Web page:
As we see DFC expand its efforts, we’re also witnessing big investments by U.S. companies. For example, U.S. energy company AES has invested more than $1.4 billion in new generation facilities in Panama. Its liquified natural gas plant and terminal, AES Colon, is the largest U.S. investment in Panama. It is the first LNG terminal in Central America, and I was honored to attend the inauguration of this facility last fall. DFC has also partnered with Taiwan through the Women’s Global Development and Prosperity 2X Initiative. This $350,000 collaboration will focus on women’s entrepreneurship and advance investment in developing countries. DFC and Taiwan will work with private sector partners to design and conduct two training programs geared towards investment officers and women entrepreneurs.
With Japan and Taiwan, we’re bringing the Global Cooperation and Training Framework to the Western Hemisphere. The GCTF’s first event in the region will take place in a virtual format on September 8th with Guatemala as the host. Expert speakers from Taiwan, Japan, the United States, and potentially Canada will focus on digital tools for COVID-19 response and recovery. We are planning additional GCTF sessions to help the region’s economies recover and attract tech sector investment.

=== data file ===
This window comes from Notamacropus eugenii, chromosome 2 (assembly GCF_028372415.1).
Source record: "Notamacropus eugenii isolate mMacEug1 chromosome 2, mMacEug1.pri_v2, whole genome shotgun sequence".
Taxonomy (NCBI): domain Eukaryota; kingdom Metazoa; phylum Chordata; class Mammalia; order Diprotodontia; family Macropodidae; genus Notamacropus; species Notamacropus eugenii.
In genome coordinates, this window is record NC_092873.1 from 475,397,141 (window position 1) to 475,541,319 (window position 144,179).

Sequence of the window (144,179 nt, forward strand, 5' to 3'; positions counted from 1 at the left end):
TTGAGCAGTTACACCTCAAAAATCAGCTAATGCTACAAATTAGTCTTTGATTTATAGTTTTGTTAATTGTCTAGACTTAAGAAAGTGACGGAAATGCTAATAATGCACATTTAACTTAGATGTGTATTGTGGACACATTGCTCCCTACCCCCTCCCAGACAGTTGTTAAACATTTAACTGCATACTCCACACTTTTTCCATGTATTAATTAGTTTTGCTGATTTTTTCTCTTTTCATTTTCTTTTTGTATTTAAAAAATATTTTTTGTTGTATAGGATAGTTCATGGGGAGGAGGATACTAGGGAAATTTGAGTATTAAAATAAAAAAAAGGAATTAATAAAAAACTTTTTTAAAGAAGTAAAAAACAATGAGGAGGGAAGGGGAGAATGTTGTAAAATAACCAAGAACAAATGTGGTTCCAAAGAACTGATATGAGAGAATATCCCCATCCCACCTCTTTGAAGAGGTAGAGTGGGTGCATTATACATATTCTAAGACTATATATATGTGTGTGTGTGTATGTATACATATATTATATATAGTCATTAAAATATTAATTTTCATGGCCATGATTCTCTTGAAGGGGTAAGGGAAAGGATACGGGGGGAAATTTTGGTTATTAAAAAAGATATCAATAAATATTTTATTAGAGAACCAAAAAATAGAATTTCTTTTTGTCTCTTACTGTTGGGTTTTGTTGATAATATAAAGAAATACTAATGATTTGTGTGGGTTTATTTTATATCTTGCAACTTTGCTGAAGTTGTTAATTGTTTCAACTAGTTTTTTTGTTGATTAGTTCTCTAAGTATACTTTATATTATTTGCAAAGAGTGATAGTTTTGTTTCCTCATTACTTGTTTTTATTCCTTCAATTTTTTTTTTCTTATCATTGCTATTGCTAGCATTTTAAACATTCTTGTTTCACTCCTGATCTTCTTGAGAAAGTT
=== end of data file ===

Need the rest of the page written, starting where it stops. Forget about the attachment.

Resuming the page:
Another important player in revitalizing our economies are the international financial institutions, and in particular the Inter-American Development Bank. It is critical that the bank’s leadership understand how to unleash economic dynamism in the region. We must support entrepreneurs, businesses and governments as they create jobs and infrastructure and solve problems in their countries. That is why we support the candidacy of Mauricio Claver-Carone. Mauricio represents a new generation of fresh thinkers throughout the region who believe the Inter-American Development Bank can refocus its efforts on its central mandate of spurring economic development. The current crises require a new approach and new energy. Mr. Claver-Carone has committed to serve one five-year term in an institution that has had only four presidents in 60 years.